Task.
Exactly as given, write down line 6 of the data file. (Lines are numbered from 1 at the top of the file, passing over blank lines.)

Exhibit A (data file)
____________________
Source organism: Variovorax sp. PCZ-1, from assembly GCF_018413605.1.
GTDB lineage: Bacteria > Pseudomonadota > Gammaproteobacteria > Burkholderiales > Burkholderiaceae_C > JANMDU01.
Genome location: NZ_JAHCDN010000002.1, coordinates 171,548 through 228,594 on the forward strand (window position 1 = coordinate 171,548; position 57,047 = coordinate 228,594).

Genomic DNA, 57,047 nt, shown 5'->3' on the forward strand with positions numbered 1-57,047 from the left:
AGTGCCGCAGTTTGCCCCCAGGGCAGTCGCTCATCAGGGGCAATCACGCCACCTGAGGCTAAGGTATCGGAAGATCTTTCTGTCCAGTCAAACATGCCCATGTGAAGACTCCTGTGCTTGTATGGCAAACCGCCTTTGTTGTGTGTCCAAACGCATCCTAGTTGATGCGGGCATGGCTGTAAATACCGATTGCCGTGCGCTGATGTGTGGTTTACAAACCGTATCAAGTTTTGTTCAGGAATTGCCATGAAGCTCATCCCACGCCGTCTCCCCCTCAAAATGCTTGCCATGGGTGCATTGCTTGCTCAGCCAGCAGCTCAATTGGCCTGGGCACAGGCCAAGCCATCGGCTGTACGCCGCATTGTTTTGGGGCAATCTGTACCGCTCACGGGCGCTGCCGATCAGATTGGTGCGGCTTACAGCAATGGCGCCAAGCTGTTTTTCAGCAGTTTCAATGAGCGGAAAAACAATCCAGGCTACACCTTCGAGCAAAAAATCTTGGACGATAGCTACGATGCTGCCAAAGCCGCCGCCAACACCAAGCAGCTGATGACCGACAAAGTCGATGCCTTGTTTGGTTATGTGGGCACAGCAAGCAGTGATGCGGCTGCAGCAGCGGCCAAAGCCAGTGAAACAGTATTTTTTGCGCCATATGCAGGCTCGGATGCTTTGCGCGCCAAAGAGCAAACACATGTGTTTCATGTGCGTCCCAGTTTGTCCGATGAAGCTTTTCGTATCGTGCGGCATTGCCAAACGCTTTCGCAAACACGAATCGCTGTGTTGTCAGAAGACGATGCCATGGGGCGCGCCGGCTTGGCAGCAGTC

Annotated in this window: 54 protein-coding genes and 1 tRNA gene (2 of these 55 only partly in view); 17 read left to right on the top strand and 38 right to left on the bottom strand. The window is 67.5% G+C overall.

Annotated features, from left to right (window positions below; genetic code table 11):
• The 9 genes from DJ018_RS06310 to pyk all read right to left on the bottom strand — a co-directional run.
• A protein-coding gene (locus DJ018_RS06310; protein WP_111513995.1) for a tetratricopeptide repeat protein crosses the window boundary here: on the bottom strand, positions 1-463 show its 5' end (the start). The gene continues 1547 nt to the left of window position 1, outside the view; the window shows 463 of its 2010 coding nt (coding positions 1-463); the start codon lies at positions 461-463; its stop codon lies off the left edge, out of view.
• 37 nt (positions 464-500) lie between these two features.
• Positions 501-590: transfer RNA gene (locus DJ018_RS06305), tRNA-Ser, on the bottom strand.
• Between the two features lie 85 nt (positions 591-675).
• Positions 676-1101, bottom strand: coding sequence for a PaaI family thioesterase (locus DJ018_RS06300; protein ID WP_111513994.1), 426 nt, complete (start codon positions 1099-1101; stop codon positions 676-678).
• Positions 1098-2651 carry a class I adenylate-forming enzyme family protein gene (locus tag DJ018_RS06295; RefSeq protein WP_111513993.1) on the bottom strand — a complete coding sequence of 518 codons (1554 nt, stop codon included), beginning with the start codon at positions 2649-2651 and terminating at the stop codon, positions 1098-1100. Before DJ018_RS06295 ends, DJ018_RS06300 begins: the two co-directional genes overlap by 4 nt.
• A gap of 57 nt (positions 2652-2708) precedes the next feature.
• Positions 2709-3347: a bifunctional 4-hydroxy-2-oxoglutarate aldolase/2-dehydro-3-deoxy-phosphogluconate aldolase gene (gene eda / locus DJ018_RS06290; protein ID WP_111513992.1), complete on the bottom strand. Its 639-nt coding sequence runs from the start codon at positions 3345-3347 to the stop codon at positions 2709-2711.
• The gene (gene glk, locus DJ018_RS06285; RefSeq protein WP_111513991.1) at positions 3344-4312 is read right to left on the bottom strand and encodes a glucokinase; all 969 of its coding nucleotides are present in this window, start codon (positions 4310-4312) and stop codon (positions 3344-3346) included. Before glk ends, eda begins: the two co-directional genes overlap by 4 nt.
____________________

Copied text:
Annotated in this window: 54 protein-coding genes and 1 tRNA gene (2 of these 55 only partly in view); 17 read left to right on the top strand and 38 right to left on the bottom strand. The window is 67.5% G+C overall.